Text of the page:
Well, let’s break it down, then.
The adrenal glands secrete corticosteroids, right? So, what do corticosteroids do? As I understand it, they’re needed for regulating the convertion of carbohydrates into their many, varied, and exciting forms and to help regulate the sodium-potasium pump.
Alright, let’s think about what kind of effects not being able to interconvert your carbohydrates and regulate your sodium and potasium levels will have on the body.
So, converting carbohydrates, what is that good for? Well, you need glucose for direct energy production, so you need to change other carbohydrates into glucose in order to use them. You’ve only got about a twenty-four hour supply of glucose, so if you can’t convert other carbohydrates you’re going to run out very fast. In this respect, someone without adrenal glands would be forced to eat a very planned, regular diet much like a diabetic would (ignoring insulin, for the sake of explaination).
If you can’t convert carbohydrates and don’t have a very well managed diet, you would end up with an unusually high amount of complex carbos in the blood, and not enough usable glucose in the cells. Sound familiar? Yup. If I don’t miss my guess, it would be very similar to diabetic shock and (eventual) coma. You would see severe and abrupt weight loss, a general slowing down and weakness, loss of coordination, and eventual death.
And if that’s not enough fun for you, we’ve still got the effects of the sodium-potasium pump. You need that thingamajig to regulate the amounts of dissolved ions in your tissue. Now, fluids always tend towards an equal concentration of dissolved ions throughout the solution. The cell membrane (that thing that keeps all the goo in) is permiable to both of these ions. In the absense of a pump, sodium will leak into the cell and potasium will leak out, though potasium leaks much more slowly (I may have those two reversed, but I think that’s right).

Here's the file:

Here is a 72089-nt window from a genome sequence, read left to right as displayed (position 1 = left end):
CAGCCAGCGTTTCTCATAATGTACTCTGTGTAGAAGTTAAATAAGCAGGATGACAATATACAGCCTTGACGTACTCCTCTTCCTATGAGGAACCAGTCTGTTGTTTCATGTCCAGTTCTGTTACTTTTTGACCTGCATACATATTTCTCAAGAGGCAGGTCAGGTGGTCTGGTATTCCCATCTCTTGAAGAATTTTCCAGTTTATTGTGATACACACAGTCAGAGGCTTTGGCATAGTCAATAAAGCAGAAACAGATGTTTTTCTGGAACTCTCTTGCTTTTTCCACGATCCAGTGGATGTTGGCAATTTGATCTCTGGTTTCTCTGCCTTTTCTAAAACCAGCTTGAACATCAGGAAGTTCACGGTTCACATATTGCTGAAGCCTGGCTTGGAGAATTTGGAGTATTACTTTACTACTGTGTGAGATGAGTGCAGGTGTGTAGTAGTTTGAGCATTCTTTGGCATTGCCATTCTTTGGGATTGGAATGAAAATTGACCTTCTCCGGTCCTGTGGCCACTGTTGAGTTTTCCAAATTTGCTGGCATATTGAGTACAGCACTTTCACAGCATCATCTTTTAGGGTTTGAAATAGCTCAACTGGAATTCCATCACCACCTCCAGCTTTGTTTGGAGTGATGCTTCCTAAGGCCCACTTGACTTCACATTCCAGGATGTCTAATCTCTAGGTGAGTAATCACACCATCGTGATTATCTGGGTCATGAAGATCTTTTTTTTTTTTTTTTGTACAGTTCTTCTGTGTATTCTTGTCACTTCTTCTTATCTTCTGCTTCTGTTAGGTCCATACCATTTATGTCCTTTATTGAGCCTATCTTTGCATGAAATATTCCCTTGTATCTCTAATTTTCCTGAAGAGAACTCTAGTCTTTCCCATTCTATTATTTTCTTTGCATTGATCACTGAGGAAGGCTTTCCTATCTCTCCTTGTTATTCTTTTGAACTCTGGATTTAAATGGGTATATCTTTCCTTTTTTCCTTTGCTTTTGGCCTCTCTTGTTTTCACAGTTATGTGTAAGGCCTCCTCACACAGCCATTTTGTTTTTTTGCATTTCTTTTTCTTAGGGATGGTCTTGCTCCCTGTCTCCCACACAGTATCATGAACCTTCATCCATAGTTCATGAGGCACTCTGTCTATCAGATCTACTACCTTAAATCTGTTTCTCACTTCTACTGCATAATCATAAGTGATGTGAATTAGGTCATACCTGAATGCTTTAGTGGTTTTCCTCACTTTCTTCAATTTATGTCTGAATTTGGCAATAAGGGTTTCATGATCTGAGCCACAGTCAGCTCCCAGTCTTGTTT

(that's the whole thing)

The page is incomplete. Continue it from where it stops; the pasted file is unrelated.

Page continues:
Both ions are positive, so you end up with a slightly negative charge outside the cell and a slightly positive charge inside the cell (since more of the sodium leaks out). This is the case in all cells, but it is especially important for neurons. It’s that electrical potential (ie. potential energy stored up because the negative and positive charges “want” to balance out) that allows your nerves to fire. Normally, a sufficient amount of stimulation will cause the nueron to fire, and those charges will balance out all the way down the axon (the outbound portion of the neuron) and stimulate whatever it is that particular axon connects to (a mucle, another nueron, a gland, etc). If the potential isn’t high enough, the axon can’t fire. Think of a rubber band: if you don’t pull it back far enough, you can’t snap it forward.
So, what would happen if your pump isn’t working right? I don’t know a heck of a lot about the nervous system, but I would imagine that you’d see lots of twitching, possible insanity, and a slow decay of awareness and motor ability. It’s actually somewhat similar to getting tenure, now that I think of it.
It should also be noted that removing the adrenal glands won’t stop you from getting stressed. It will only eliminate some of the things your body does to deal with that stress. In the long run, it would have the opposite effect than that intended, even if you didn’t die.
We’re all gonna die, baby. I’m just trying to make it a little more interesting.